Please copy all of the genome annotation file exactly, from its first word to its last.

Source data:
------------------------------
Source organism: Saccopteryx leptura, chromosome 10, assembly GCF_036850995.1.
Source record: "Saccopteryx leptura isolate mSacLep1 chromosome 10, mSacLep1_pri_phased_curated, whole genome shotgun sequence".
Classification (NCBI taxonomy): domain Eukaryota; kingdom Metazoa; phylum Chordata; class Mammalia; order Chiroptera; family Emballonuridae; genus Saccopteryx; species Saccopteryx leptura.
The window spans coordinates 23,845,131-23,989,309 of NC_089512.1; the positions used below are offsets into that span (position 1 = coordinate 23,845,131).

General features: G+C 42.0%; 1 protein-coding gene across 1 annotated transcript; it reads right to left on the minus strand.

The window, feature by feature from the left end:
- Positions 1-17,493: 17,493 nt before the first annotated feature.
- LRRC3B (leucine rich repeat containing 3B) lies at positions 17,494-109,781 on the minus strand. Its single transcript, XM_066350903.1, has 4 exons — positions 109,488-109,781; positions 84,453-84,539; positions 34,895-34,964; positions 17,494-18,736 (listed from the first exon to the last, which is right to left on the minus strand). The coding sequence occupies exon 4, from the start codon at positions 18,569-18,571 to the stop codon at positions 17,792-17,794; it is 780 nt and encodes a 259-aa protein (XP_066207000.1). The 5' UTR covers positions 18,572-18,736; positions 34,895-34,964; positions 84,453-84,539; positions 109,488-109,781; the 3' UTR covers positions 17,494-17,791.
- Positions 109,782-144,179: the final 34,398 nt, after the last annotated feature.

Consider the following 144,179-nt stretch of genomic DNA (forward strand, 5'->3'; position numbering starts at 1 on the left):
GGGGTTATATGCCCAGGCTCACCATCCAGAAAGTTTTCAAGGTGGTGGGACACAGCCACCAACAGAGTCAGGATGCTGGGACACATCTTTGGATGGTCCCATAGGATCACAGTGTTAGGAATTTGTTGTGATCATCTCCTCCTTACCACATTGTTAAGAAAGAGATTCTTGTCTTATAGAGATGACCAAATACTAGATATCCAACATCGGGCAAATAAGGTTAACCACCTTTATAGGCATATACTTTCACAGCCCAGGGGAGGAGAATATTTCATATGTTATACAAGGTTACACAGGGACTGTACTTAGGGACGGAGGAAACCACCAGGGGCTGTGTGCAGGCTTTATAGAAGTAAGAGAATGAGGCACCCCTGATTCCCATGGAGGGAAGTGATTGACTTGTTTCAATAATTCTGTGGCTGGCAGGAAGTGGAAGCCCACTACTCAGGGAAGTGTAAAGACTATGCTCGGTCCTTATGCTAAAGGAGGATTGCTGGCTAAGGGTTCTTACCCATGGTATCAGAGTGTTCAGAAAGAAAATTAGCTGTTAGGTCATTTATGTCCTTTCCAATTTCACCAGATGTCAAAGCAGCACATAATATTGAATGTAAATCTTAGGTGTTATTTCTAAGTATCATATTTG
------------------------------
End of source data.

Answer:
Source organism: Saccopteryx leptura, chromosome 10, assembly GCF_036850995.1.
Source record: "Saccopteryx leptura isolate mSacLep1 chromosome 10, mSacLep1_pri_phased_curated, whole genome shotgun sequence".
Classification (NCBI taxonomy): domain Eukaryota; kingdom Metazoa; phylum Chordata; class Mammalia; order Chiroptera; family Emballonuridae; genus Saccopteryx; species Saccopteryx leptura.
The window spans coordinates 23,845,131-23,989,309 of NC_089512.1; the positions used below are offsets into that span (position 1 = coordinate 23,845,131).

General features: G+C 42.0%; 1 protein-coding gene across 1 annotated transcript; it reads right to left on the minus strand.

The window, feature by feature from the left end:
- Positions 1-17,493: 17,493 nt before the first annotated feature.
- LRRC3B (leucine rich repeat containing 3B) lies at positions 17,494-109,781 on the minus strand. Its single transcript, XM_066350903.1, has 4 exons — positions 109,488-109,781; positions 84,453-84,539; positions 34,895-34,964; positions 17,494-18,736 (listed from the first exon to the last, which is right to left on the minus strand). The coding sequence occupies exon 4, from the start codon at positions 18,569-18,571 to the stop codon at positions 17,792-17,794; it is 780 nt and encodes a 259-aa protein (XP_066207000.1). The 5' UTR covers positions 18,572-18,736; positions 34,895-34,964; positions 84,453-84,539; positions 109,488-109,781; the 3' UTR covers positions 17,494-17,791.
- Positions 109,782-144,179: the final 34,398 nt, after the last annotated feature.

Consider the following 144,179-nt stretch of genomic DNA (forward strand, 5'->3'; position numbering starts at 1 on the left):
GGGGTTATATGCCCAGGCTCACCATCCAGAAAGTTTTCAAGGTGGTGGGACACAGCCACCAACAGAGTCAGGATGCTGGGACACATCTTTGGATGGTCCCATAGGATCACAGTGTTAGGAATTTGTTGTGATCATCTCCTCCTTACCACATTGTTAAGAAAGAGATTCTTGTCTTATAGAGATGACCAAATACTAGATATCCAACATCGGGCAAATAAGGTTAACCACCTTTATAGGCATATACTTTCACAGCCCAGGGGAGGAGAATATTTCATATGTTATACAAGGTTACACAGGGACTGTACTTAGGGACGGAGGAAACCACCAGGGGCTGTGTGCAGGCTTTATAGAAGTAAGAGAATGAGGCACCCCTGATTCCCATGGAGGGAAGTGATTGACTTGTTTCAATAATTCTGTGGCTGGCAGGAAGTGGAAGCCCACTACTCAGGGAAGTGTAAAGACTATGCTCGGTCCTTATGCTAAAGGAGGATTGCTGGCTAAGGGTTCTTACCCATGGTATCAGAGTGTTCAGAAAGAAAATTAGCTGTTAGGTCATTTATGTCCTTTCCAATTTCACCAGATGTCAAAGCAGCACATAATATTGAATGTAAATCTTAGGTGTTATTTCTAAGTATCATATTTG